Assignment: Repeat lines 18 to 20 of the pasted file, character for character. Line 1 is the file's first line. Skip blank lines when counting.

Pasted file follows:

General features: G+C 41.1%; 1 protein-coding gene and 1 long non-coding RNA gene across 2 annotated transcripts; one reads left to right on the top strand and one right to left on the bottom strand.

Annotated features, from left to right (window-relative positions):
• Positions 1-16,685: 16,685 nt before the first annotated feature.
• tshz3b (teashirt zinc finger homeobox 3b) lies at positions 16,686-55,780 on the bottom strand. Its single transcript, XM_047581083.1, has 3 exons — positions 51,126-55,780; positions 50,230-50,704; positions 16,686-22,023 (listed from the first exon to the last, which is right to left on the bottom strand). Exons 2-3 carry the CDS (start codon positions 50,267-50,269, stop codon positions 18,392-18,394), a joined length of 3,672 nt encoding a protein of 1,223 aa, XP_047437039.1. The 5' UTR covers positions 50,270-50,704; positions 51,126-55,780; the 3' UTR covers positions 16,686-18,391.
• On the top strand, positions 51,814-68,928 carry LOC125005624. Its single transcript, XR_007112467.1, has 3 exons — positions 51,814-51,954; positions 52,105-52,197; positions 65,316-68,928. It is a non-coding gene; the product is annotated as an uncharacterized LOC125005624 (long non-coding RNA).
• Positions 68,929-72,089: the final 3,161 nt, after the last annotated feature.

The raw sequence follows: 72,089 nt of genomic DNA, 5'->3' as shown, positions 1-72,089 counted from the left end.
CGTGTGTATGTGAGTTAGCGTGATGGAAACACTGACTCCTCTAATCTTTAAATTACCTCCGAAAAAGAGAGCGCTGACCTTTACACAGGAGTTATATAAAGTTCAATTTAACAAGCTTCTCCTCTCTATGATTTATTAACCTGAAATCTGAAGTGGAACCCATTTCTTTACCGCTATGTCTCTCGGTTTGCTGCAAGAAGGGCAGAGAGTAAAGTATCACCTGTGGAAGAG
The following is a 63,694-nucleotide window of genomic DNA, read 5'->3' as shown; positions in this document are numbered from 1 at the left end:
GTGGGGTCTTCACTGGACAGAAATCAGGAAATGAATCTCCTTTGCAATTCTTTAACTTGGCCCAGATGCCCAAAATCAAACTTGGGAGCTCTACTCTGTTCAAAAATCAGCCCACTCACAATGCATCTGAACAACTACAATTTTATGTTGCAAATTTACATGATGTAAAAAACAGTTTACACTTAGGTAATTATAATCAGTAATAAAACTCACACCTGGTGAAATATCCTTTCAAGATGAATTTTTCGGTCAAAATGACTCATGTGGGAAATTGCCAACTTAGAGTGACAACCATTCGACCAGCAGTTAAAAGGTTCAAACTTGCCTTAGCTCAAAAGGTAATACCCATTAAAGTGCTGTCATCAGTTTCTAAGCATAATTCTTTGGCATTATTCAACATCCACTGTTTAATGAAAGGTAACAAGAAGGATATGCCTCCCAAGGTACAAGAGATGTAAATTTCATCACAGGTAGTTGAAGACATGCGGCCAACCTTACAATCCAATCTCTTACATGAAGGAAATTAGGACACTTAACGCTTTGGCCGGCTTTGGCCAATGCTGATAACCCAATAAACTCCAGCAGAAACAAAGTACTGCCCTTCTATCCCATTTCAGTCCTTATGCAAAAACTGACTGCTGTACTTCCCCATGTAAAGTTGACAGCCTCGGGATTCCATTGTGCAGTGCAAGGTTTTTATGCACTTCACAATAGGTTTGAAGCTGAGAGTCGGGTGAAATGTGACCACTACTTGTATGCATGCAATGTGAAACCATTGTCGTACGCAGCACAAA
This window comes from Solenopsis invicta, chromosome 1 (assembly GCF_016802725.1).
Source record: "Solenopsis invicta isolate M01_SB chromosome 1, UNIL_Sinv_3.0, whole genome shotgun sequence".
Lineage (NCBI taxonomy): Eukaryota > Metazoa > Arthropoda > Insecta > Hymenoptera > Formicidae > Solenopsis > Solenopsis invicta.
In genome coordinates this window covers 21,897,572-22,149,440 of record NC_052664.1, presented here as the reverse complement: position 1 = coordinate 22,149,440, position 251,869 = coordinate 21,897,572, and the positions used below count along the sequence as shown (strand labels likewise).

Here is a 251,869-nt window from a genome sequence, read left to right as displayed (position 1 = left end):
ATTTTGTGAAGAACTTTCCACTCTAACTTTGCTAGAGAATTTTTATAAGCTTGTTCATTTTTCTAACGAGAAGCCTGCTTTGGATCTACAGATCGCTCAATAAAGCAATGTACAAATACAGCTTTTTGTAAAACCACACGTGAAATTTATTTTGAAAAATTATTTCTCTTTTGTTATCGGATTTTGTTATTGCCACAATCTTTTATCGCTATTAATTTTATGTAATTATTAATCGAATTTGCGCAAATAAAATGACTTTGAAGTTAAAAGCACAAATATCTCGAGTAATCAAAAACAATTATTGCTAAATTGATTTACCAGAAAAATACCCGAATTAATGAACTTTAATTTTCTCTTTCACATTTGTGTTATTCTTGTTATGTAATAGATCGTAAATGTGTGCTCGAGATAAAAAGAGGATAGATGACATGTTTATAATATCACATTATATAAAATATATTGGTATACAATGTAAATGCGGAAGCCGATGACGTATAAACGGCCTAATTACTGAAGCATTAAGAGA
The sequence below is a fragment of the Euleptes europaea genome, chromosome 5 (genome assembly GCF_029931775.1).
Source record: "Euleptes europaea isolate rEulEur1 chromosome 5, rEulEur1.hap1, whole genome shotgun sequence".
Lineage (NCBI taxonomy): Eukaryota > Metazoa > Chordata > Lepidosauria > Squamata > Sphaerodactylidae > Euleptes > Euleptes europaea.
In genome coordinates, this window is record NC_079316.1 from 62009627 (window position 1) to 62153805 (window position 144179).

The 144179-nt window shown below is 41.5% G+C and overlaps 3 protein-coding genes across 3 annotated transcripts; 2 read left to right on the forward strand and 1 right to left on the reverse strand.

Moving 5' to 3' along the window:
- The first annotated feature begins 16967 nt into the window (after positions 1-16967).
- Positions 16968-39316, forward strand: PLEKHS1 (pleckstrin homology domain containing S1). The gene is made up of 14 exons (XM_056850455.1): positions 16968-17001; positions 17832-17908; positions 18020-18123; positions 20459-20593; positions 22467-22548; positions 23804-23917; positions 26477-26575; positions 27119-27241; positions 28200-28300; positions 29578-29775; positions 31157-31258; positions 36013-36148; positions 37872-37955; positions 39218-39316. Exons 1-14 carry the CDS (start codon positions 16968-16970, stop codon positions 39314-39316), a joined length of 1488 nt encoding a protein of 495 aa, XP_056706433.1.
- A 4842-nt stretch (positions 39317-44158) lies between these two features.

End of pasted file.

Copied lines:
Source record: "Euleptes europaea isolate rEulEur1 chromosome 5, rEulEur1.hap1, whole genome shotgun sequence".
Lineage (NCBI taxonomy): Eukaryota > Metazoa > Chordata > Lepidosauria > Squamata > Sphaerodactylidae > Euleptes > Euleptes europaea.
In genome coordinates, this window is record NC_079316.1 from 62009627 (window position 1) to 62153805 (window position 144179).